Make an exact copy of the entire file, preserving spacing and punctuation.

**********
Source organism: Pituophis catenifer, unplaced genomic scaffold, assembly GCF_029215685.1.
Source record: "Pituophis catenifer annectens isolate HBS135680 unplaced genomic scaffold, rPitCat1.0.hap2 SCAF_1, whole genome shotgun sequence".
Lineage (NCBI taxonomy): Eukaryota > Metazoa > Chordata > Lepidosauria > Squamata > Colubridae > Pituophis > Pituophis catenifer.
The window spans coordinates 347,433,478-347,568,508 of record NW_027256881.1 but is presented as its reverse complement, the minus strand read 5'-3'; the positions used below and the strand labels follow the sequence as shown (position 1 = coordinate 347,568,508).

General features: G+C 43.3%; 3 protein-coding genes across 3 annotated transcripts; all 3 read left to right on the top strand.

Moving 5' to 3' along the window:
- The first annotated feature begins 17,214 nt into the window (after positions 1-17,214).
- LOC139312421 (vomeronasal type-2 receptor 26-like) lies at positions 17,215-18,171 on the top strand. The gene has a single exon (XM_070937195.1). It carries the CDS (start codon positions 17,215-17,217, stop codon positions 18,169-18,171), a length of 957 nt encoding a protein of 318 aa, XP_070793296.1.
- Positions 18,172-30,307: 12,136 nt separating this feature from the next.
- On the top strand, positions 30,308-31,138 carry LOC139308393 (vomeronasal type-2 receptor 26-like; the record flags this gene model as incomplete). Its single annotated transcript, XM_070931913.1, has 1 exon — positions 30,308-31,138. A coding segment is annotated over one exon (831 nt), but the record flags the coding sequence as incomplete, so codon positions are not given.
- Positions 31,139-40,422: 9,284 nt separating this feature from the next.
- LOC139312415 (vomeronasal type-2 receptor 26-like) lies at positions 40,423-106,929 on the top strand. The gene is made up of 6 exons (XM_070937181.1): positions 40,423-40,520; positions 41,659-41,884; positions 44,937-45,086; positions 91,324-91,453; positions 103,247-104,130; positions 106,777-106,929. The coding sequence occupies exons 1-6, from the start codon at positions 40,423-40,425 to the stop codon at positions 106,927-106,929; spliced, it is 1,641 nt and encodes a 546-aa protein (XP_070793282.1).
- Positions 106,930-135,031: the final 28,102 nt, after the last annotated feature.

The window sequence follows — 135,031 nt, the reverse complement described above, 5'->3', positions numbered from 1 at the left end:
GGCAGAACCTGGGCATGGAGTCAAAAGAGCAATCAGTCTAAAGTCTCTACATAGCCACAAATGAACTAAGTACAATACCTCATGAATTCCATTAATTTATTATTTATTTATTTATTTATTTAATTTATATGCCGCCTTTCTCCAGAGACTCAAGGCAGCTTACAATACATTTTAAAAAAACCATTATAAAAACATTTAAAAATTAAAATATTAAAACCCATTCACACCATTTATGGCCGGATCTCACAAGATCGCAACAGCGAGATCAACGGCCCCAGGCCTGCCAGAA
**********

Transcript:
Source organism: Pituophis catenifer, unplaced genomic scaffold, assembly GCF_029215685.1.
Source record: "Pituophis catenifer annectens isolate HBS135680 unplaced genomic scaffold, rPitCat1.0.hap2 SCAF_1, whole genome shotgun sequence".
Lineage (NCBI taxonomy): Eukaryota > Metazoa > Chordata > Lepidosauria > Squamata > Colubridae > Pituophis > Pituophis catenifer.
The window spans coordinates 347,433,478-347,568,508 of record NW_027256881.1 but is presented as its reverse complement, the minus strand read 5'-3'; the positions used below and the strand labels follow the sequence as shown (position 1 = coordinate 347,568,508).

General features: G+C 43.3%; 3 protein-coding genes across 3 annotated transcripts; all 3 read left to right on the top strand.

Moving 5' to 3' along the window:
- The first annotated feature begins 17,214 nt into the window (after positions 1-17,214).
- LOC139312421 (vomeronasal type-2 receptor 26-like) lies at positions 17,215-18,171 on the top strand. The gene has a single exon (XM_070937195.1). It carries the CDS (start codon positions 17,215-17,217, stop codon positions 18,169-18,171), a length of 957 nt encoding a protein of 318 aa, XP_070793296.1.
- Positions 18,172-30,307: 12,136 nt separating this feature from the next.
- On the top strand, positions 30,308-31,138 carry LOC139308393 (vomeronasal type-2 receptor 26-like; the record flags this gene model as incomplete). Its single annotated transcript, XM_070931913.1, has 1 exon — positions 30,308-31,138. A coding segment is annotated over one exon (831 nt), but the record flags the coding sequence as incomplete, so codon positions are not given.
- Positions 31,139-40,422: 9,284 nt separating this feature from the next.
- LOC139312415 (vomeronasal type-2 receptor 26-like) lies at positions 40,423-106,929 on the top strand. The gene is made up of 6 exons (XM_070937181.1): positions 40,423-40,520; positions 41,659-41,884; positions 44,937-45,086; positions 91,324-91,453; positions 103,247-104,130; positions 106,777-106,929. The coding sequence occupies exons 1-6, from the start codon at positions 40,423-40,425 to the stop codon at positions 106,927-106,929; spliced, it is 1,641 nt and encodes a 546-aa protein (XP_070793282.1).
- Positions 106,930-135,031: the final 28,102 nt, after the last annotated feature.

The window sequence follows — 135,031 nt, the reverse complement described above, 5'->3', positions numbered from 1 at the left end:
GGCAGAACCTGGGCATGGAGTCAAAAGAGCAATCAGTCTAAAGTCTCTACATAGCCACAAATGAACTAAGTACAATACCTCATGAATTCCATTAATTTATTATTTATTTATTTATTTATTTAATTTATATGCCGCCTTTCTCCAGAGACTCAAGGCAGCTTACAATACATTTTAAAAAAACCATTATAAAAACATTTAAAAATTAAAATATTAAAACCCATTCACACCATTTATGGCCGGATCTCACAAGATCGCAACAGCGAGATCAACGGCCCCAGGCCTGCCAGAA